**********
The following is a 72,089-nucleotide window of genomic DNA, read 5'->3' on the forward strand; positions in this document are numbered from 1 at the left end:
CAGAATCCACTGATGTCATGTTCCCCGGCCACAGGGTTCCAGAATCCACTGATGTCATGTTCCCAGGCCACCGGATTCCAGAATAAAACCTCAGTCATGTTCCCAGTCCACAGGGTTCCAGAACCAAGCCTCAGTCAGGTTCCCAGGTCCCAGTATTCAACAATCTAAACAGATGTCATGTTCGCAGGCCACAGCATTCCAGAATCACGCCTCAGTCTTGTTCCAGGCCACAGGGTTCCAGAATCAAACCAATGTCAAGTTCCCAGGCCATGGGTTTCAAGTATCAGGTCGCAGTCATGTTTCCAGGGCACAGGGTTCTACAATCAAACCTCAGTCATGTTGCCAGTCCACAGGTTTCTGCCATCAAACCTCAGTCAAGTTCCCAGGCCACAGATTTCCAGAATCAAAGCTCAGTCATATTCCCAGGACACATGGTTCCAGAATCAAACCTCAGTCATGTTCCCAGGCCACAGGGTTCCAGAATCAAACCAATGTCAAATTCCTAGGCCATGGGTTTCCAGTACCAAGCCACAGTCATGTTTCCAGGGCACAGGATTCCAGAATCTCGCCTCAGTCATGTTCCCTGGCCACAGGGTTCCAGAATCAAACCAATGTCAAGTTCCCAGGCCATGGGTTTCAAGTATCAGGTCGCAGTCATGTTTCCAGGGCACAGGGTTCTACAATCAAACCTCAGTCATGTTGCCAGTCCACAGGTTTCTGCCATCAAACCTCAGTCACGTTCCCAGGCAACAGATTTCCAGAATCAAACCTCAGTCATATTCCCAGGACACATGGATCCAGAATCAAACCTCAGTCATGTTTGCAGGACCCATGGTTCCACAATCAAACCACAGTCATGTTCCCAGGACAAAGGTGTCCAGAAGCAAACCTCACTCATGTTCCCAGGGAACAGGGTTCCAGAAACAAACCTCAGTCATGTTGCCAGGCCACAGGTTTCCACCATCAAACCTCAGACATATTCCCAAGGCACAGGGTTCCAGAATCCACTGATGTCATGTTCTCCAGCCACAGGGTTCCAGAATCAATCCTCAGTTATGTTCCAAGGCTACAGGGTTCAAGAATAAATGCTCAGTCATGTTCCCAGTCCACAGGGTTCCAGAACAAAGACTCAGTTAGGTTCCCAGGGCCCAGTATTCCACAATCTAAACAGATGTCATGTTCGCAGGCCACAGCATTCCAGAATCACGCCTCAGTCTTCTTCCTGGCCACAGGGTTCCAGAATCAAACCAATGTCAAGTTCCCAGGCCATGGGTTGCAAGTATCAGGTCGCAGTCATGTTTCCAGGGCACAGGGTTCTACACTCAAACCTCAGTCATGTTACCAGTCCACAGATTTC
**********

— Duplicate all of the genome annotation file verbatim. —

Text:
The following is a 72,089-nucleotide window of genomic DNA, read 5'->3' on the forward strand; positions in this document are numbered from 1 at the left end:
CAGAATCCACTGATGTCATGTTCCCCGGCCACAGGGTTCCAGAATCCACTGATGTCATGTTCCCAGGCCACCGGATTCCAGAATAAAACCTCAGTCATGTTCCCAGTCCACAGGGTTCCAGAACCAAGCCTCAGTCAGGTTCCCAGGTCCCAGTATTCAACAATCTAAACAGATGTCATGTTCGCAGGCCACAGCATTCCAGAATCACGCCTCAGTCTTGTTCCAGGCCACAGGGTTCCAGAATCAAACCAATGTCAAGTTCCCAGGCCATGGGTTTCAAGTATCAGGTCGCAGTCATGTTTCCAGGGCACAGGGTTCTACAATCAAACCTCAGTCATGTTGCCAGTCCACAGGTTTCTGCCATCAAACCTCAGTCAAGTTCCCAGGCCACAGATTTCCAGAATCAAAGCTCAGTCATATTCCCAGGACACATGGTTCCAGAATCAAACCTCAGTCATGTTCCCAGGCCACAGGGTTCCAGAATCAAACCAATGTCAAATTCCTAGGCCATGGGTTTCCAGTACCAAGCCACAGTCATGTTTCCAGGGCACAGGATTCCAGAATCTCGCCTCAGTCATGTTCCCTGGCCACAGGGTTCCAGAATCAAACCAATGTCAAGTTCCCAGGCCATGGGTTTCAAGTATCAGGTCGCAGTCATGTTTCCAGGGCACAGGGTTCTACAATCAAACCTCAGTCATGTTGCCAGTCCACAGGTTTCTGCCATCAAACCTCAGTCACGTTCCCAGGCAACAGATTTCCAGAATCAAACCTCAGTCATATTCCCAGGACACATGGATCCAGAATCAAACCTCAGTCATGTTTGCAGGACCCATGGTTCCACAATCAAACCACAGTCATGTTCCCAGGACAAAGGTGTCCAGAAGCAAACCTCACTCATGTTCCCAGGGAACAGGGTTCCAGAAACAAACCTCAGTCATGTTGCCAGGCCACAGGTTTCCACCATCAAACCTCAGACATATTCCCAAGGCACAGGGTTCCAGAATCCACTGATGTCATGTTCTCCAGCCACAGGGTTCCAGAATCAATCCTCAGTTATGTTCCAAGGCTACAGGGTTCAAGAATAAATGCTCAGTCATGTTCCCAGTCCACAGGGTTCCAGAACAAAGACTCAGTTAGGTTCCCAGGGCCCAGTATTCCACAATCTAAACAGATGTCATGTTCGCAGGCCACAGCATTCCAGAATCACGCCTCAGTCTTCTTCCTGGCCACAGGGTTCCAGAATCAAACCAATGTCAAGTTCCCAGGCCATGGGTTGCAAGTATCAGGTCGCAGTCATGTTTCCAGGGCACAGGGTTCTACACTCAAACCTCAGTCATGTTACCAGTCCACAGATTTC